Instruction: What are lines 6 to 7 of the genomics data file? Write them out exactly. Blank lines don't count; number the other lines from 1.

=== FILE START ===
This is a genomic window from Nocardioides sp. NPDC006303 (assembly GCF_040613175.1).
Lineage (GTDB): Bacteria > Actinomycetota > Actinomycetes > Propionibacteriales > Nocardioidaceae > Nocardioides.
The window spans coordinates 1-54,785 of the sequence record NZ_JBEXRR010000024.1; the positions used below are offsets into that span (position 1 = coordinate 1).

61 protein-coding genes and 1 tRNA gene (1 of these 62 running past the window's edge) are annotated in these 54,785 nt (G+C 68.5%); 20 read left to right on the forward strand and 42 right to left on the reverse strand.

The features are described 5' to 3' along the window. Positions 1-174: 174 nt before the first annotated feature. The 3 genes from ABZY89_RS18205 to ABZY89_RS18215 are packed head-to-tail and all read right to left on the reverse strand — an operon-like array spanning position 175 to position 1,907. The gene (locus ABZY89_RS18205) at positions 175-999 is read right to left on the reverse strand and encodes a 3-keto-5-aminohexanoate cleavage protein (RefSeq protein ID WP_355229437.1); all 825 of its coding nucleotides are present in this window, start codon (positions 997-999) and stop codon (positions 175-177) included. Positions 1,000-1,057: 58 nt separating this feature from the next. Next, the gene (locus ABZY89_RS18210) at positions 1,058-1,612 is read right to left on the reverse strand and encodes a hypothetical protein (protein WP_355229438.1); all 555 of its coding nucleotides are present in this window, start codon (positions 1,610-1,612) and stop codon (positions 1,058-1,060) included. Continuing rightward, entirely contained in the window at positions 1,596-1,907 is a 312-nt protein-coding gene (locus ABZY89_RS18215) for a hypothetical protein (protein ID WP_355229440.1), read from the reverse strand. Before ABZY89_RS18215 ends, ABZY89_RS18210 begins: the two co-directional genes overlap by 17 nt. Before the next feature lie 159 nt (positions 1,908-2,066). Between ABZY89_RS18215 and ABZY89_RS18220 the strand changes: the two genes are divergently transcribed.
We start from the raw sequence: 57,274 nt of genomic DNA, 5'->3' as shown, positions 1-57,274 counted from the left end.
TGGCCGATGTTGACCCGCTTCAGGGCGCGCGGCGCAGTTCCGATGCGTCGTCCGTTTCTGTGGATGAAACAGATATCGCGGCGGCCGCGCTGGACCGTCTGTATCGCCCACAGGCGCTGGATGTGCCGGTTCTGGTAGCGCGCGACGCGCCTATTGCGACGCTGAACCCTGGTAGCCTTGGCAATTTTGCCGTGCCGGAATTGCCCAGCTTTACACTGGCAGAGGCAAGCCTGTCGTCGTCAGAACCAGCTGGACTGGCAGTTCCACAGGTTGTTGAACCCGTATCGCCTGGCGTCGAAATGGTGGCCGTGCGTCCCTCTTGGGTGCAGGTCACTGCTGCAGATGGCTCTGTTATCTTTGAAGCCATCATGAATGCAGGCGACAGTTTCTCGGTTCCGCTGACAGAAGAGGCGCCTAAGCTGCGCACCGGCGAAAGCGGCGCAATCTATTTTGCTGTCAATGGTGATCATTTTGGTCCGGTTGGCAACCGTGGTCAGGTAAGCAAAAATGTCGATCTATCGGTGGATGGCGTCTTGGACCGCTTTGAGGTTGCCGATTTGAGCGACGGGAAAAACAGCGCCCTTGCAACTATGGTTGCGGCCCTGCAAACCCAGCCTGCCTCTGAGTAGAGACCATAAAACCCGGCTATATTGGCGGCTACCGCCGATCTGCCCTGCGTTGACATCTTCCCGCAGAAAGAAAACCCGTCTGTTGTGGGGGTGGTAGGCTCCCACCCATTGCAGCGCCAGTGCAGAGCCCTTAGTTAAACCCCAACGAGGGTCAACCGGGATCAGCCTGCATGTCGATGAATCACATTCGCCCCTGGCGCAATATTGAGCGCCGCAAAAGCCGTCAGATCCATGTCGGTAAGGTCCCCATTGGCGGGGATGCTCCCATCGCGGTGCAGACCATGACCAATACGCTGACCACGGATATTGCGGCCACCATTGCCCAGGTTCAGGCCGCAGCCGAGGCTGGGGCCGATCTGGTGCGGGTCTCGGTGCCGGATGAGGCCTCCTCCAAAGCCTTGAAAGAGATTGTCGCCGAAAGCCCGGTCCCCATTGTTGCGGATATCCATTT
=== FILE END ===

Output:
We start from the raw sequence: 57,274 nt of genomic DNA, 5'->3' as shown, positions 1-57,274 counted from the left end.
TGGCCGATGTTGACCCGCTTCAGGGCGCGCGGCGCAGTTCCGATGCGTCGTCCGTTTCTGTGGATGAAACAGATATCGCGGCGGCCGCGCTGGACCGTCTGTATCGCCCACAGGCGCTGGATGTGCCGGTTCTGGTAGCGCGCGACGCGCCTATTGCGACGCTGAACCCTGGTAGCCTTGGCAATTTTGCCGTGCCGGAATTGCCCAGCTTTACACTGGCAGAGGCAAGCCTGTCGTCGTCAGAACCAGCTGGACTGGCAGTTCCACAGGTTGTTGAACCCGTATCGCCTGGCGTCGAAATGGTGGCCGTGCGTCCCTCTTGGGTGCAGGTCACTGCTGCAGATGGCTCTGTTATCTTTGAAGCCATCATGAATGCAGGCGACAGTTTCTCGGTTCCGCTGACAGAAGAGGCGCCTAAGCTGCGCACCGGCGAAAGCGGCGCAATCTATTTTGCTGTCAATGGTGATCATTTTGGTCCGGTTGGCAACCGTGGTCAGGTAAGCAAAAATGTCGATCTATCGGTGGATGGCGTCTTGGACCGCTTTGAGGTTGCCGATTTGAGCGACGGGAAAAACAGCGCCCTTGCAACTATGGTTGCGGCCCTGCAAACCCAGCCTGCCTCTGAGTAGAGACCATAAAACCCGGCTATATTGGCGGCTACCGCCGATCTGCCCTGCGTTGACATCTTCCCGCAGAAAGAAAACCCGTCTGTTGTGGGGGTGGTAGGCTCCCACCCATTGCAGCGCCAGTGCAGAGCCCTTAGTTAAACCCCAACGAGGGTCAACCGGGATCAGCCTGCATGTCGATGAATCACATTCGCCCCTGGCGCAATATTGAGCGCCGCAAAAGCCGTCAGATCCATGTCGGTAAGGTCCCCATTGGCGGGGATGCTCCCATCGCGGTGCAGACCATGACCAATACGCTGACCACGGATATTGCGGCCACCATTGCCCAGGTTCAGGCCGCAGCCGAGGCTGGGGCCGATCTGGTGCGGGTCTCGGTGCCGGATGAGGCCTCCTCCAAAGCCTTGAAAGAGATTGTCGCCGAAAGCCCGGTCCCCATTGTTGCGGATATCCATTT